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and that measures of violence and coercion, without actual war, were not rare. The bombardment of Antwerp, and blockade of the Scheldt, were of this kind, although constituting an undoubted casus belli for the King of the Netherlands. The French occupation of the Morea, in 1828, and our destruction of the Turkish fleet, are similar instances. The object of these acts does not affect their character, for about that there may be great difference of opinion. Austria and Prussia thought we were wrong in coercing the Turks in 1828, and Russia, Austria, and Prussia thought we were wrong in coercing the King of the Netherlands in 1832. We think Russia wrong in the present occupation of the Principalities without being at war, not because there is anything new or unprecedented in the act itself, as the means of enforcing a demand, but because we think the demand itself unjust. In asking the Porte to sign the unmodified note, Lord Aberdeen, Lord Clarendon, and Lord Palmerston were, like Lord John, guilty of inconsistency. If they had intended to take this course, they ought to have done so on the 1st of September. By asking the Czar on that day to consent to the modification of the note, they made it possible for the Porte to argue that they had admitted the necessity for modifying it. And the terms in which the Czar refused their request increased their difficulty; for he made it plain that he attached a meaning to the note different from that which the allies who drew it up had intended it to bear, and similar to that which Lord Stratford and the Porte had contended that it did bear. But the proposal of the three Ministers was not merely inconsistent with their previous decision ; it was opposed to the course which Lord John had himself recommended in his memorandum of the 3rd of September, and on which, when he returned to Scotland, he believed that his colleagues had agreed. He not unnaturally, therefore, was intensely annoyed when he learned their decision. He wrote to Lord Clarendon on the 17th—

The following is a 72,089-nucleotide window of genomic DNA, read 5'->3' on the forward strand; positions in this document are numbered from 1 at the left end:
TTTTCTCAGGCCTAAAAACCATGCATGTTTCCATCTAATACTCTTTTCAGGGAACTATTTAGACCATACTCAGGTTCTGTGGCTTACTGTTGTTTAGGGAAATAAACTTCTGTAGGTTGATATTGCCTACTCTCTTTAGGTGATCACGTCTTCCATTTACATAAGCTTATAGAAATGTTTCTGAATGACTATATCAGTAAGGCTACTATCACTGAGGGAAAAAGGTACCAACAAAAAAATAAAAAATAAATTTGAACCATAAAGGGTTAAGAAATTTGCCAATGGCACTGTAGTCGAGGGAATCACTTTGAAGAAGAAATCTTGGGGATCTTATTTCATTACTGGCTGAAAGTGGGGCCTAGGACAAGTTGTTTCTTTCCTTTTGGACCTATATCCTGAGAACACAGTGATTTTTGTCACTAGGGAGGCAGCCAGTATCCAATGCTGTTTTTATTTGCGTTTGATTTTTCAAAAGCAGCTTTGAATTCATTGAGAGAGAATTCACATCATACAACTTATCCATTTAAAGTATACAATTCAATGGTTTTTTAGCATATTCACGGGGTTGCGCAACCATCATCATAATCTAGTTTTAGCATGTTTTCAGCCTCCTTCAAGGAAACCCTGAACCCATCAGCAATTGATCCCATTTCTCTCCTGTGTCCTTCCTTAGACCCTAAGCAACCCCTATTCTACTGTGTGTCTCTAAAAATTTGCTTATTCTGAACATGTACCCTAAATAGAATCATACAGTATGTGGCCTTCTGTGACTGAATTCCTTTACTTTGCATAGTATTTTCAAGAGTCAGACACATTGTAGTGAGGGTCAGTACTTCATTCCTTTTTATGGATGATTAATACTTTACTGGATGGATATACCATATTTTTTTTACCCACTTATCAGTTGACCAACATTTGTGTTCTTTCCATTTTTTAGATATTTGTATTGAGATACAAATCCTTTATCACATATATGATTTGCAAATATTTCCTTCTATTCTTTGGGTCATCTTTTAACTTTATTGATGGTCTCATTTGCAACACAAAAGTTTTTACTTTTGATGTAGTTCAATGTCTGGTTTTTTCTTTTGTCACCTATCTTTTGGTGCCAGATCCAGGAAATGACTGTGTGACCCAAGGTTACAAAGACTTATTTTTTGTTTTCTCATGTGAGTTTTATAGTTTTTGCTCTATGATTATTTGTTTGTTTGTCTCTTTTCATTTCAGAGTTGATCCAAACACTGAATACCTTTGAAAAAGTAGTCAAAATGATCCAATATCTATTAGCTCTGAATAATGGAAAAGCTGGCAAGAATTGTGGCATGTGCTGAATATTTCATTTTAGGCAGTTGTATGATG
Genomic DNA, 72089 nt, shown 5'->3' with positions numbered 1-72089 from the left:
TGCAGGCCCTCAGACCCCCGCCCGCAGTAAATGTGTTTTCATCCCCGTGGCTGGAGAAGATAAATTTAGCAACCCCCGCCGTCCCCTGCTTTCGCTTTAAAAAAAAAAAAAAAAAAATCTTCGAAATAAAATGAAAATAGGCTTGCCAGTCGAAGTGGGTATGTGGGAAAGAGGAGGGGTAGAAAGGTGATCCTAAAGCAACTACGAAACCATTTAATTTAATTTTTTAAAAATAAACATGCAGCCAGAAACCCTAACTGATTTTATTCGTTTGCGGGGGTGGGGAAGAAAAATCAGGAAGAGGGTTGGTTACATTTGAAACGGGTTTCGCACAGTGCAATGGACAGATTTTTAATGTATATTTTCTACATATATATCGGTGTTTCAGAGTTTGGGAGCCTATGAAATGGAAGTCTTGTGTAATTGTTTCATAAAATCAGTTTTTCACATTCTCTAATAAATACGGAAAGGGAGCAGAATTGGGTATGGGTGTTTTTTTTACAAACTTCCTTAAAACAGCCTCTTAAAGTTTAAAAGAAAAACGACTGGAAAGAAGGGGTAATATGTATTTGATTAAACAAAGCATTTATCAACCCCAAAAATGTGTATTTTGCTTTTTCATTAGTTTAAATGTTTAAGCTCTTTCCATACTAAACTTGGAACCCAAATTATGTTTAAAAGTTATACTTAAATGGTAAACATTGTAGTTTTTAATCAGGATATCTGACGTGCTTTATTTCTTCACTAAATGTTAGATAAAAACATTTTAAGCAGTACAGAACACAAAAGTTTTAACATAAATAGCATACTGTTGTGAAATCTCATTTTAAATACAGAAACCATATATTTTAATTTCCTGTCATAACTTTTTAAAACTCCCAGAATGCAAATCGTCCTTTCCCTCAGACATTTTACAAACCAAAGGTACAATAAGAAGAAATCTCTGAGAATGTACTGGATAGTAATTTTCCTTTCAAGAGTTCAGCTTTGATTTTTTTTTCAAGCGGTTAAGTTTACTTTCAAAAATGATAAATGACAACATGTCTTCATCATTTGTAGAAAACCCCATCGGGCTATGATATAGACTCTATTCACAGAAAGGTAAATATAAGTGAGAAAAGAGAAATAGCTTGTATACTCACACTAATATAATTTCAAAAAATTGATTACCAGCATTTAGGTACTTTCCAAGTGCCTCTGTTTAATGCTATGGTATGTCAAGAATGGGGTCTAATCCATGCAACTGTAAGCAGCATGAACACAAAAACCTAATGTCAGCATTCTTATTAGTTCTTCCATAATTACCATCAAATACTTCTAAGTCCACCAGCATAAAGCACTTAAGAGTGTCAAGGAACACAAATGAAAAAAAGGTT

It is good to make attempts to retain the blessings of peace ; but I own I cannot but think your proposal at Vienna premature. We do not yet know in what sense the Emperor may have rejected the modifications, and it would be strange to give an interpretation to the note at Constantinople which is contradicted by the very powers to whom it is to be offered. As to the guarantees to Turkey, I confess I see none in your proposal. You only propose to say that the note does not confer any droit d'ingérence between the Sultan and his subjects. “To be sure not,’ the Czar may say, ‘it only admits and confirms a right I have always had and always exercised, and which I mean to keep and exercise.’ And, if so, what does the Porte gain? I must say I much lament the step you have taken. I think it is degrading Turkey, not to reject her modifications, but to reject them after submitting them to the Emperor of Russia. The conference at Vienna in Westmorland's hands has been an instrument very injurious to peace. In your hands in London it would have been otherwise. . . . I am vexed about the last move, and you must not be surprised, if it is accepted at Vienna, if I were to decline any responsibility. Two days afterwards he wrote to Lord Aberdeen— The only hope I have is that Turkey may instantly reject such a proposal. But even that will not wipe away the shame of having made it. . . . It is unwise and unfair to propose again a note which his [the Sultan's] Ministers have declared they can none of them sign. All this makes me very uneasy ; and, if the Austrians agree to Clarendon's terms, and forward them to Constantinople, I do not see how I can remain a member of your Government.

* These terms were not known in England till a little later.

That evening Lord John spoke at a public meeting at Greenock, and he alluded to the crisis in terms which must have been much more intelligible to his colleagues, who read them, than to his audience, who listened to them—